Q. How would you characterize the crossover with health and justice relating to behavioral health?
PN. I wouldn’t characterize it so much as a crossover, but more as an expansion of the definition of public health. Until we stop turning a blind eye to this segment of our population, we will never fully address public health or behavioral health.
Q. What design trends do you see developing in the design response for behavioral health within both secure facilities and in hospital / health facility environments? How do you see that translating into physical plant design?
PN. Hopefully, we’ll see more compassionate responses, designs that are more therapeutic, and not punitive, supporting the patient’s dignity and allowing him/her to take greater responsibility for their own health and well-being. Correctional and detention facilities by nature require harder construction, and so do not lend themselves easily to renovation. When planning and designing facilities with standardized program components that can easily be re-purposed from, say medical to mental health; it provides greater flexibility as demographics and acuities change over time. As I mentioned above, the idea of a less siloed, more integrated delivery of care model, can translate into facility plans that provide more ‘one-stop-shopping’ using mainstreet concepts. This then translates into adjacencies of staff and support areas, in ways that provide convenient, safe and secure work environments. Of course, creating a normative environment must be balanced with safety and security.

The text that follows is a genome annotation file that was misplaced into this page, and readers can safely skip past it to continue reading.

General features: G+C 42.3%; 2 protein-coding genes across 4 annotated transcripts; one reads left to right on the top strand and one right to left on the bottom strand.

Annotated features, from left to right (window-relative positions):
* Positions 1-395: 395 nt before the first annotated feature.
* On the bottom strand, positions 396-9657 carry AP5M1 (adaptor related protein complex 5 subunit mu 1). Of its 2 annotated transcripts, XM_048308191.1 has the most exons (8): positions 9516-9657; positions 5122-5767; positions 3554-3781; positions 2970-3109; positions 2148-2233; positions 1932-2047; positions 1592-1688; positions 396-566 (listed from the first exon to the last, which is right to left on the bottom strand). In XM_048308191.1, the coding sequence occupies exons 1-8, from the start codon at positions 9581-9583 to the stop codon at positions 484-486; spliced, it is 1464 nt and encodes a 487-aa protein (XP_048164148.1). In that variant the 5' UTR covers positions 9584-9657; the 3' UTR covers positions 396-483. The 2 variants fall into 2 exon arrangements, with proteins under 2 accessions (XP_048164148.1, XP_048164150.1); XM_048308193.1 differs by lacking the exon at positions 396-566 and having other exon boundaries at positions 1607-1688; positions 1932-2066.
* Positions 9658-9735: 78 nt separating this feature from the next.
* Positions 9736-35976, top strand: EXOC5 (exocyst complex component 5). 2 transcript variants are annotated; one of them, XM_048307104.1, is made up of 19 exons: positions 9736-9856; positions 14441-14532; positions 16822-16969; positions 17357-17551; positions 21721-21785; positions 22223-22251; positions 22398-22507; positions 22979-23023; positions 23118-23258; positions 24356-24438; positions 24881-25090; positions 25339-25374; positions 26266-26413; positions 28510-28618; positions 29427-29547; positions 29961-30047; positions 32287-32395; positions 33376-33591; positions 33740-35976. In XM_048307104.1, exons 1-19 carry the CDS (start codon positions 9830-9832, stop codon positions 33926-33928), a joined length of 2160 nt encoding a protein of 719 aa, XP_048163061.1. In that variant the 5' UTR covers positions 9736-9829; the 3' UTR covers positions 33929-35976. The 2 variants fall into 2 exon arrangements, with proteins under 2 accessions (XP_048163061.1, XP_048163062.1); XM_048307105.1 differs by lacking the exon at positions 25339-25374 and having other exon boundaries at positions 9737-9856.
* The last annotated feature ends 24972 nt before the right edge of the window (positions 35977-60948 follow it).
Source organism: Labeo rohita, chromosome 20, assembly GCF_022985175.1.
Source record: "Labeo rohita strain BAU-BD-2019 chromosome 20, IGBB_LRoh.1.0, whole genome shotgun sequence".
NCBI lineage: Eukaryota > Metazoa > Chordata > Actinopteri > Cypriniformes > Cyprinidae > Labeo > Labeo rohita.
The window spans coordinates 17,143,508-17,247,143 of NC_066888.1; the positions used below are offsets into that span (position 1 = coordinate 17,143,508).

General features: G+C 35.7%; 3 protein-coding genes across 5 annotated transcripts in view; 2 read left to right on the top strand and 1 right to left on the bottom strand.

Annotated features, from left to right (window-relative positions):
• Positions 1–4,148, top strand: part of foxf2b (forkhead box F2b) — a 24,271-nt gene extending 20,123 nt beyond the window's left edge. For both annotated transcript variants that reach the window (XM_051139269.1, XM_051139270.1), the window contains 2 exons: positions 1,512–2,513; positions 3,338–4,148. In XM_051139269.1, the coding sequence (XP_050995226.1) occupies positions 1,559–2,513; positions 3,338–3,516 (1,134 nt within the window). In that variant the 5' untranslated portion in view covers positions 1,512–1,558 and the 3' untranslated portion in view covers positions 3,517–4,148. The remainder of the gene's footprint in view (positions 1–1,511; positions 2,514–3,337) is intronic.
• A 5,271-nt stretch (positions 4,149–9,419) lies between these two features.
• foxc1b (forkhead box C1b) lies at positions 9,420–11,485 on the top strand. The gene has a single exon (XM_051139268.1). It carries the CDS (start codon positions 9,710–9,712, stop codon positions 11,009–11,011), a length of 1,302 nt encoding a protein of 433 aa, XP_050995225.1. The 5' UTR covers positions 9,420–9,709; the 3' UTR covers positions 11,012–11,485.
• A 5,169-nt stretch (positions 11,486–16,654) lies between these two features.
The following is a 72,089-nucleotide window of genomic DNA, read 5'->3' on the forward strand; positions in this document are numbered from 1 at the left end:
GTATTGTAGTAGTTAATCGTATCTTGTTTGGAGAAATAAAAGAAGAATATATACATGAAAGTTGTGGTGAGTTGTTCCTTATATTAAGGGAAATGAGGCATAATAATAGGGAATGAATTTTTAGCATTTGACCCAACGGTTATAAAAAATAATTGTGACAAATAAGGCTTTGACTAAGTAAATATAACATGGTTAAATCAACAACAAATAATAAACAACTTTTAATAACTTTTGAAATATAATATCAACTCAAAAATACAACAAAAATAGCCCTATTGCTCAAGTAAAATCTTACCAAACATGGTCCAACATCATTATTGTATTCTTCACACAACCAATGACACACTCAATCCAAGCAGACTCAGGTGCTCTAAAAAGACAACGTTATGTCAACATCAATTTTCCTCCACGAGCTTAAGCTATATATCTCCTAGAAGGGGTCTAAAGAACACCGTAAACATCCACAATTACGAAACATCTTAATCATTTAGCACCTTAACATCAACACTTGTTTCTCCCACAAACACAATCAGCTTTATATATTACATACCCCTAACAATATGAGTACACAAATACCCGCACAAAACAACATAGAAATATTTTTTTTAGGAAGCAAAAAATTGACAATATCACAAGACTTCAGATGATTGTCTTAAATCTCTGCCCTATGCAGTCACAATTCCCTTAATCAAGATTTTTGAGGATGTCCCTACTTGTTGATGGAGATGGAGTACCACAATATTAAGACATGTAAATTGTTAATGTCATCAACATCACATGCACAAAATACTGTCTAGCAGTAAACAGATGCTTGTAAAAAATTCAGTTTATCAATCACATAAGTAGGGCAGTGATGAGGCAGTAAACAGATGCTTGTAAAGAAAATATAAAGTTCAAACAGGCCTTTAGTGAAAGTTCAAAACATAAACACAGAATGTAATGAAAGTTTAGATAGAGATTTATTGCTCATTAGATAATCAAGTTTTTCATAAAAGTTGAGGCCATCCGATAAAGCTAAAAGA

Q. How can we, as designers, support the mission and the focus of a facility designed around behavioral health or mental health?
PN. We have to be consummate listeners and test conventional thinking and long-standing perceptions about behavioral and mental health. We need to help facilitate process and programs that create better understanding and create meaningful environments that promote safe behavior, rather than just relying on the lowest common denominator which is simply physical separation or containment and control.
Q. How can we better address the continuum of care for these patients?
PN. We can be advocates for change, not just in the physical environments that we plan and create, but by helping to bring together public health, local government, law enforcement and community-based care, collaborating to create a fully integrated public health system which no longer ignores this segment of our population. We can develop new models of correctional healthcare that no longer stigmatize, but treat, rehabilitate and reduce recidivism.